US FCC declares Huawei, ZTE as threats to national security


The US Federal Communications Commission (FCC) on Tuesday designated Chinese telecom firms Huawei and ZTE Corp as posing threats to national security, a move that will formally bar many small rural carriers from using FCC's Universal Service Fund $8.3 billion fund to buy or maintain equipment from the two companies.

"The FCC's Public Safety and Homeland Security Bureau formally designated two companies - Huawei Technologies Company (Huawei) and ZTE Corporation (ZTE), as well as their parents, affiliates, and subsidiaries - as covered companies for purposes of the agency's November 2019 ban on the use of universal service support to purchase equipment or services from companies posing a national security threat," .

According to FCC, both firms are highly vulnerable to influence by the Chinese Communist Party, military, and intelligence agencies. Various security vulnerabilities which are known to impact both Huawei and ZTE equipment also led to FCC taking the stern step against the two companies.

In a message posted on Twitter, FCC Chairman Ajit Pai said that the decision is "based on the overwhelming weight of evidence."

Pai stated that the two firms have close links with Chinese Communist Party and China's military apparatus, and the decision will send a clear message that the US "cannot and will not allow the Chinese Communist Party to exploit vulnerabilities in the US communications networks."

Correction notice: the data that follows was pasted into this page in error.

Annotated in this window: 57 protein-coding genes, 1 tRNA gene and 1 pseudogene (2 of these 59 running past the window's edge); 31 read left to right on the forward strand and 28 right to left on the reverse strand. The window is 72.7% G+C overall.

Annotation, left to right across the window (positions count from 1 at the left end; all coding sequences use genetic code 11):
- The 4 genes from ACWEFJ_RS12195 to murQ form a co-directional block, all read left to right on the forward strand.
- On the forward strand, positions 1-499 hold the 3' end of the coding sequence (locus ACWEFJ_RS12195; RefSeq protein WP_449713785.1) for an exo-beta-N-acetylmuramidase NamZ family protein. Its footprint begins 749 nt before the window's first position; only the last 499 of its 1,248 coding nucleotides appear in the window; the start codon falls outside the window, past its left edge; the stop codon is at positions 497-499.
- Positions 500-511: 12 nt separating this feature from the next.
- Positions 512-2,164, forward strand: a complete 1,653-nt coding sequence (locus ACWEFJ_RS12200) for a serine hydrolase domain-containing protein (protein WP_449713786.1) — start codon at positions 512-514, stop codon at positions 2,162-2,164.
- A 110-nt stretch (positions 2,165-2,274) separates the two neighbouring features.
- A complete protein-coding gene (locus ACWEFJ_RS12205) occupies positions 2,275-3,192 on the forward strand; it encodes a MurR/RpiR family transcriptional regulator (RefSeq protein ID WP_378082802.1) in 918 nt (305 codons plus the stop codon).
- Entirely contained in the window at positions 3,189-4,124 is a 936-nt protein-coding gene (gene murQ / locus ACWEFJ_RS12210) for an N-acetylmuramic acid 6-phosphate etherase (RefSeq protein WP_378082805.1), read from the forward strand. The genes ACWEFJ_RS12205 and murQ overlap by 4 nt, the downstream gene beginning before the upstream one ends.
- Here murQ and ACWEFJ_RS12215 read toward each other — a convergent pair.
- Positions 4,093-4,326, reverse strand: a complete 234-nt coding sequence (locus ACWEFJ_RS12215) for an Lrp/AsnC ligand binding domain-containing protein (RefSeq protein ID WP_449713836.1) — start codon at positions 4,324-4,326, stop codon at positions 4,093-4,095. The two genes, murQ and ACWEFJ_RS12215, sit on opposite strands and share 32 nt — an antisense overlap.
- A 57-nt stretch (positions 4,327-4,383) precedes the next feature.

In February 2018, the chiefs of all six top US intelligence agencies (CIA, NSA, FBI, DNI, DIA, and NGA) had recommended the government and the mobile carriers to avoid buying equipment and services from the two companies.

In a statement, FCC commissioner Geoffrey Starks noted that designating the two firms as security threats is a start, adding the Huawei and ZTE equipment currently being used in US telecom networks also need to identified and replaced.

Last year, the US Commerce Department added Huawei to its "Entity List," barring American firms from selling technology to Huawei without permission from the US government.

In March, Trump signed legislation to bar US firms from using federal funds to buy equipment from foreign companies that are deemed threat to national security.

Last month, Britain's National Cyber Security Centre (NCSC) reportedly directed telecom firms  in the wake of US trade sanctions.

British officials fear that the Chinese equipment maker may not be able to maintain critical supplies and to provide updates for its equipment while facing a trade ban from the US.

Earlier in May, it emerged that the UK government is planning  to zero by 2023.

"The security and resilience of our networks is of paramount importance," the National Cyber Security Centre said in a statement.

"Following the US announcement of additional sanctions against Huawei, the NCSC is looking carefully at any impact they could have to the UK's networks."

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